How the coronavirus has affected Apple stock predictions
Apple stock predictions have been gone out of the window since the coronavirus crisis began. Here’s the latest.
has long been a darling of Wall Street. Despite being priced at the higher end, demand for iPhones and Macbooks has been healthy. The tech giant’s innovative streak has delivered everything from iPads to smartwatches. Unfortunately though, there are some things even the sharpest Apple stock predictions can never predict.
Just look at the coronavirus. In the space of just a few short weeks, the outbreak has caused global uncertainty, panicked the public and spooked investors. Although it may be fashionable to think that airline stocks would be hardest hit by the crisis – given how widespread travel restrictions are now in place – the disease is adversely affecting companies across a plethora of sectors. And yes, one of them is Apple.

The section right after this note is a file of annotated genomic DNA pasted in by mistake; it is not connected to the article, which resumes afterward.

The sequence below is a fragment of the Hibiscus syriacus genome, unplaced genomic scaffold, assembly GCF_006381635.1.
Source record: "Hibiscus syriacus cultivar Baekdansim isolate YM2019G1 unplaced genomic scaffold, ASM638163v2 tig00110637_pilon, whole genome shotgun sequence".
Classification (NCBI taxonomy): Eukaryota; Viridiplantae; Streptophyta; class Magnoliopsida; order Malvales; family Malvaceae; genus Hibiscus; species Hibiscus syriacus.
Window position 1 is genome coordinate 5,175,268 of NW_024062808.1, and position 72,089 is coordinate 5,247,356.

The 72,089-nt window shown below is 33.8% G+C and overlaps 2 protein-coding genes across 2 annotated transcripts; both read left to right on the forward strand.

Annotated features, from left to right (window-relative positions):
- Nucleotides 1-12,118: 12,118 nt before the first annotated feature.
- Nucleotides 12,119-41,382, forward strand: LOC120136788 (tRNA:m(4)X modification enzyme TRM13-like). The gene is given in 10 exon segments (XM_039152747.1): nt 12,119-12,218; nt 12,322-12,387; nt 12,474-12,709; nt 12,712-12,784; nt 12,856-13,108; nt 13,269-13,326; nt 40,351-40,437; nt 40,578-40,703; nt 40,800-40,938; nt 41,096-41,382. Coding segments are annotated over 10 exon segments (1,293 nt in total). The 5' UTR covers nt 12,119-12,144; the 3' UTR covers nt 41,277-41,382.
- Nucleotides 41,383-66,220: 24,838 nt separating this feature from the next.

Apple share price outlook
Despite being an American company, stock predictions have been muddied somewhat by the coronavirus – or, to give it its official name, COVID-19. It makes sense: the vast majority of Apple’s iPhones are manufactured in the Chinese city of Shenzhen, and key components such as batteries are made elsewhere in the nation.
Shenzhen is more than 1,100km from Wuhan, the Chinese city at the centre of the coronavirus outbreak. At the time of writing, Shenzhen had just 417 confirmed cases of COVID-19 – barely 0.5 per cent of the total in mainland China. Just three deaths have been reported there compared with the 2,563 in Hubei, the province where Wuhan is based.